Fossil fuel export proposals explode around the world
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With the reliance on coal declining in places like the U.S. and Australia, Big Coal has found another way to offload its dirty goods — by shipping it overseas. The global coal trade expanded by over 13 percent in 2010 and last year the U.S. hit a record in the amount of coal it shipped offshore. ClimateProgress reported that last year, US coal exports resulted in 292 million metric tons of carbon pollution “equivalent to the average annual greenhouse gas emissions from 55 million passenger vehicles, or to 75 coal-fired power plants — and in excess of the 2009 greenhouse gas emissions of the state of New York.” And the trend is expected to continue.
Not only are there four coal export terminals proposed in the Pacific Northwest (along with numerous efforts to increase exports of tar sands oil, LNG and oil shale out of the region) that we are fighting in coalition with Power Past Coal, there are massive fossil fuel export expansion plans in Australia where the proposals are to roughly double the volume of coal exports from the region.
Sadly, the Great Barrier Reef literally sits in the way of the fossil fuel industry and its massive expansion plans and has already suffered terrible damage from a Chinese coal ship grounding and subsequent oil spill in 2010. There are so many new coal terminals planned that just one port, Abbot Point, near Mackay, Queensland could increase almost nine-fold in capacity to become by far the biggest coal export port in the world.
Today, Market Forces and 350.org revealed the role of banks in financing this destruction of the Reef in a report, aptly titled Financing Reef Destruction. It brings together five years of data to identify the banks that have lent the most money to coal ports and liquefied natural gas plants inside the Great Barrier Reef World Heritage Area from 2008 to 2012.
You can download the report here.
The report draws attention to the critical role that the ‘big four’ Australian banks play in enabling new coal and gas projects to come online. Together, the biggest Australian banks – ANZ, Commonwealth Bank, NAB and Westpac – lent $3.8 billion to coal ports and liquefied natural gas (LNG) terminals between 2008 and 2012.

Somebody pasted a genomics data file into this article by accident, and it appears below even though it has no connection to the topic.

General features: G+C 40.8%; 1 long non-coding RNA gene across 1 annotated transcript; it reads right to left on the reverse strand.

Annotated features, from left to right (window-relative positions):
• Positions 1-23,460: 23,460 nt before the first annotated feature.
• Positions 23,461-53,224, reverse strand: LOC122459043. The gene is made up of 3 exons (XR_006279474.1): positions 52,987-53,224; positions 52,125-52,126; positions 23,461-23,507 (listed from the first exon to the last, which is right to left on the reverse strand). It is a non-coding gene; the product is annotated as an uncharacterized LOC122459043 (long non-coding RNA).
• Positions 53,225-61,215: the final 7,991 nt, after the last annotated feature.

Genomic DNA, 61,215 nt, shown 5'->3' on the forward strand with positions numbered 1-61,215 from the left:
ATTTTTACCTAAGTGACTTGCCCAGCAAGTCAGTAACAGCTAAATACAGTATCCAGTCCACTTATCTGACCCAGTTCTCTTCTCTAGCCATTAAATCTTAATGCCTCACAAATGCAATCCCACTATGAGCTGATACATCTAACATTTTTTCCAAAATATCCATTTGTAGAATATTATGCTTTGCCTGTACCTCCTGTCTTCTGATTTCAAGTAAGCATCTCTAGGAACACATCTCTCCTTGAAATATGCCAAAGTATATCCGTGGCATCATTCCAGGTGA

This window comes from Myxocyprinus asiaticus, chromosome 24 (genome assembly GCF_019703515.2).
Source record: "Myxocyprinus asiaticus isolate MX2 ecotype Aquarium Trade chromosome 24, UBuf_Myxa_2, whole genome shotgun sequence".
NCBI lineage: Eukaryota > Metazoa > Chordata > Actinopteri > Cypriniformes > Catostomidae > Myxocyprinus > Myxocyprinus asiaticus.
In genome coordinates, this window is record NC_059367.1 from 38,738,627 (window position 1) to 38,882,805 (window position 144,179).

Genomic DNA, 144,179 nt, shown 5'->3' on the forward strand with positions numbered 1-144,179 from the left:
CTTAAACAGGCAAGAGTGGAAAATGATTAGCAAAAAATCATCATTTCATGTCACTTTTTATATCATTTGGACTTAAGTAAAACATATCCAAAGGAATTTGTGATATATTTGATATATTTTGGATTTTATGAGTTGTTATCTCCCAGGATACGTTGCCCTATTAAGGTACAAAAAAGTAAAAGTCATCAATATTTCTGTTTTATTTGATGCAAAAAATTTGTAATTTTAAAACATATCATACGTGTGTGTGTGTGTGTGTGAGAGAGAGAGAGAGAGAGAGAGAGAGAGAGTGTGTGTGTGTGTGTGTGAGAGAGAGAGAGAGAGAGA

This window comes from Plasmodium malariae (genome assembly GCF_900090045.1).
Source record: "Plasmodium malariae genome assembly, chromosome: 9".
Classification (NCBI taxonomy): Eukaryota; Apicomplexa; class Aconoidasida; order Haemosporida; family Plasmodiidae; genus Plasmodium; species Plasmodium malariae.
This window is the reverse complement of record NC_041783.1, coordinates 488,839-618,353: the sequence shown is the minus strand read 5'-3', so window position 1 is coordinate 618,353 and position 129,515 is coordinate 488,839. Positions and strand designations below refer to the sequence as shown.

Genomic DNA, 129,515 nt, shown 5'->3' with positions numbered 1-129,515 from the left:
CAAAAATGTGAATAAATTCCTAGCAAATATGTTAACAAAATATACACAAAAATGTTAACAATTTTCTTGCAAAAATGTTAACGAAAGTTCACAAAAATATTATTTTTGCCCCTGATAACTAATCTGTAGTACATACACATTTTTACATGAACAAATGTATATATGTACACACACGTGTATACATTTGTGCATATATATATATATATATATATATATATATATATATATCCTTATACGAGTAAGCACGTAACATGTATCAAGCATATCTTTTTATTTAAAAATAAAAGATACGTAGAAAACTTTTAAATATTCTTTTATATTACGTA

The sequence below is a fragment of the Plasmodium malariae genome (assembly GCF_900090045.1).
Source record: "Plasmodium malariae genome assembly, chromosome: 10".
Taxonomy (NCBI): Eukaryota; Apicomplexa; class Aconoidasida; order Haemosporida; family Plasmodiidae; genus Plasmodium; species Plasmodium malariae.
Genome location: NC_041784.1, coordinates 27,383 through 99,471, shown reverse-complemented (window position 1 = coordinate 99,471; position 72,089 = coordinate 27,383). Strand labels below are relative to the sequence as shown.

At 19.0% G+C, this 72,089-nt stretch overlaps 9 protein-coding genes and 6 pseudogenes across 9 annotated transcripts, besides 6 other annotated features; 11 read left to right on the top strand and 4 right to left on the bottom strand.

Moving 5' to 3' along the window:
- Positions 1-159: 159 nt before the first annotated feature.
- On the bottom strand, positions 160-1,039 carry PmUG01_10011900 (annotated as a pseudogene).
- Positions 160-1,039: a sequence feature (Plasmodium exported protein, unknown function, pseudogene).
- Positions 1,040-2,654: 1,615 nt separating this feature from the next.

It isn’t just Australian banks financing Big Coal. The U.S. Export-Import Bank was behind the single-biggest loan to a fossil fuel export project in the Great Barrier Reef, the $2.8 billion credit to the Australia Pacific LNG project. This loan has become the subject of legal action over alleged violations of the U.S. Endangered Species Act.
In 2012 Ex-Im Bank provided a $90 million loan guarantee to Xcoal Energy & Resources, the U.S.’s leading coal export company. This deal puts U.S. taxpayers on the hook for Xcoal’s bank loans and perpetuates our global addiction to coal. In addition to coal export loans in the U.S. and Australia, Ex-Im Bank helped U.S. coal interests fund the giant Sasan coal power plant in South Africa in 2010 and in 2011 it financed the Kusile coal plant in South Africa — two of the world’s biggest coal plants.
In addition to Ex-Im Bank, China’s largest banks, including China Development Bank, China Ex-Im Bank, and Bank of China, have thrown their weight into financing coal ports and LNG plants. However, financing such dirty projects in an area considered to be one of the world’s natural wonders is certainly in violation of China’s own policies, which specifically mandate Chinese companies and banks operating abroad to protect the local environment and adhere to international safeguards. The notorious grounding of the Chinese coal ship in 2010, which was carrying 65,000 tons of coal to China, already signaled China’s indifference to safeguarding the extremely fragile ecosystem, and transforming the Great Barrier Reef into a super highway for coal shipped to China and Asia could mean disaster for the world’s largest reef system.
In the U.S. we have started to realize that coal, with its dirty impacts from mine mouth to smokestack, is a problem and not a solution — and it is certainly not a problem we should be exporting to the world.
Photo Courtesy of The Los Angeles Times